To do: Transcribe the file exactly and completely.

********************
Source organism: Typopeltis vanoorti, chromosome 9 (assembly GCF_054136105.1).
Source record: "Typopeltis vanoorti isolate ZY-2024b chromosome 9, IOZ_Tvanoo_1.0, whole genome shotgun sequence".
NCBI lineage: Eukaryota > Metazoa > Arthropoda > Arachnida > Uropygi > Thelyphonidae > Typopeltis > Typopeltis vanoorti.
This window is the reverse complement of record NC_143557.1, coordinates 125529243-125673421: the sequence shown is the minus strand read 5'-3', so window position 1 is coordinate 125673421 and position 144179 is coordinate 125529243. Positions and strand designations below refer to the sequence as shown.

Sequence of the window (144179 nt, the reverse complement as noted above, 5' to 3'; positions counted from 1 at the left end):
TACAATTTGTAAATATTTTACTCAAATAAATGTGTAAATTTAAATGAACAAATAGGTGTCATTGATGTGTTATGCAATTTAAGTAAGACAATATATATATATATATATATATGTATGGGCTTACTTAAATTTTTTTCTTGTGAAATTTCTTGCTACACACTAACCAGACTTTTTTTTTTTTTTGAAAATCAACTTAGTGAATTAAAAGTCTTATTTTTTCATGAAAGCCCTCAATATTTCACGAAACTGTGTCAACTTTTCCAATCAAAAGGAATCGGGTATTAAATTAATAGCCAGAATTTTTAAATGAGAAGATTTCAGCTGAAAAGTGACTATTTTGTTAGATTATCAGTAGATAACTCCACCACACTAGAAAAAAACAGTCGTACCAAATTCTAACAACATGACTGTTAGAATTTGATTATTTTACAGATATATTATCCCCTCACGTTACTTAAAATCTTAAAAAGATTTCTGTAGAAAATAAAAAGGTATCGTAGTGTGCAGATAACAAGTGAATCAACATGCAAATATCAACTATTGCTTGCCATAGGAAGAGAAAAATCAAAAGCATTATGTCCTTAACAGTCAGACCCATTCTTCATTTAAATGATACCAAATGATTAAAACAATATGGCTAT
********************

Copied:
Source organism: Typopeltis vanoorti, chromosome 9 (assembly GCF_054136105.1).
Source record: "Typopeltis vanoorti isolate ZY-2024b chromosome 9, IOZ_Tvanoo_1.0, whole genome shotgun sequence".
NCBI lineage: Eukaryota > Metazoa > Arthropoda > Arachnida > Uropygi > Thelyphonidae > Typopeltis > Typopeltis vanoorti.
This window is the reverse complement of record NC_143557.1, coordinates 125529243-125673421: the sequence shown is the minus strand read 5'-3', so window position 1 is coordinate 125673421 and position 144179 is coordinate 125529243. Positions and strand designations below refer to the sequence as shown.

Sequence of the window (144179 nt, the reverse complement as noted above, 5' to 3'; positions counted from 1 at the left end):
TACAATTTGTAAATATTTTACTCAAATAAATGTGTAAATTTAAATGAACAAATAGGTGTCATTGATGTGTTATGCAATTTAAGTAAGACAATATATATATATATATATATATGTATGGGCTTACTTAAATTTTTTTCTTGTGAAATTTCTTGCTACACACTAACCAGACTTTTTTTTTTTTTTGAAAATCAACTTAGTGAATTAAAAGTCTTATTTTTTCATGAAAGCCCTCAATATTTCACGAAACTGTGTCAACTTTTCCAATCAAAAGGAATCGGGTATTAAATTAATAGCCAGAATTTTTAAATGAGAAGATTTCAGCTGAAAAGTGACTATTTTGTTAGATTATCAGTAGATAACTCCACCACACTAGAAAAAAACAGTCGTACCAAATTCTAACAACATGACTGTTAGAATTTGATTATTTTACAGATATATTATCCCCTCACGTTACTTAAAATCTTAAAAAGATTTCTGTAGAAAATAAAAAGGTATCGTAGTGTGCAGATAACAAGTGAATCAACATGCAAATATCAACTATTGCTTGCCATAGGAAGAGAAAAATCAAAAGCATTATGTCCTTAACAGTCAGACCCATTCTTCATTTAAATGATACCAAATGATTAAAACAATATGGCTAT